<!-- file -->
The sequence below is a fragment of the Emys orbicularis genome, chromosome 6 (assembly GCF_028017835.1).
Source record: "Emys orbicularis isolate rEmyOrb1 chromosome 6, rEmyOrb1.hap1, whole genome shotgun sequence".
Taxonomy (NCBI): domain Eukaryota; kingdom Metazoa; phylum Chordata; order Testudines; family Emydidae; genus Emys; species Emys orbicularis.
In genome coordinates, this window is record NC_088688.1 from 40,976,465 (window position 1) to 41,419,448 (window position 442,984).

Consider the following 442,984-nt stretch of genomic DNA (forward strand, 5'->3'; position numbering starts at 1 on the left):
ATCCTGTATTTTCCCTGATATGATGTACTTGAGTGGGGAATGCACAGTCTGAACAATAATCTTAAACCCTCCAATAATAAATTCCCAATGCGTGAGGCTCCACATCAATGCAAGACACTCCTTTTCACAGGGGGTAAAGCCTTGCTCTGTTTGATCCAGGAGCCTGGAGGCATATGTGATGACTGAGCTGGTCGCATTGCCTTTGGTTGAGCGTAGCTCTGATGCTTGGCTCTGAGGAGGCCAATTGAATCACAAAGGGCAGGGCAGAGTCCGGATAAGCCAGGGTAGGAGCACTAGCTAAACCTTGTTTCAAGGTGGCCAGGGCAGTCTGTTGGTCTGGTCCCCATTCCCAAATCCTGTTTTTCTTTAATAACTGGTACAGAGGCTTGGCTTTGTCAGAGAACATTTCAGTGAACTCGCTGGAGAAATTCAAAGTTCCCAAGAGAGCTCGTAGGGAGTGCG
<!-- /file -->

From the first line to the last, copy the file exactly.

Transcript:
The sequence below is a fragment of the Emys orbicularis genome, chromosome 6 (assembly GCF_028017835.1).
Source record: "Emys orbicularis isolate rEmyOrb1 chromosome 6, rEmyOrb1.hap1, whole genome shotgun sequence".
Taxonomy (NCBI): domain Eukaryota; kingdom Metazoa; phylum Chordata; order Testudines; family Emydidae; genus Emys; species Emys orbicularis.
In genome coordinates, this window is record NC_088688.1 from 40,976,465 (window position 1) to 41,419,448 (window position 442,984).

Consider the following 442,984-nt stretch of genomic DNA (forward strand, 5'->3'; position numbering starts at 1 on the left):
ATCCTGTATTTTCCCTGATATGATGTACTTGAGTGGGGAATGCACAGTCTGAACAATAATCTTAAACCCTCCAATAATAAATTCCCAATGCGTGAGGCTCCACATCAATGCAAGACACTCCTTTTCACAGGGGGTAAAGCCTTGCTCTGTTTGATCCAGGAGCCTGGAGGCATATGTGATGACTGAGCTGGTCGCATTGCCTTTGGTTGAGCGTAGCTCTGATGCTTGGCTCTGAGGAGGCCAATTGAATCACAAAGGGCAGGGCAGAGTCCGGATAAGCCAGGGTAGGAGCACTAGCTAAACCTTGTTTCAAGGTGGCCAGGGCAGTCTGTTGGTCTGGTCCCCATTCCCAAATCCTGTTTTTCTTTAATAACTGGTACAGAGGCTTGGCTTTGTCAGAGAACATTTCAGTGAACTCGCTGGAGAAATTCAAAGTTCCCAAGAGAGCTCGTAGGGAGTGCG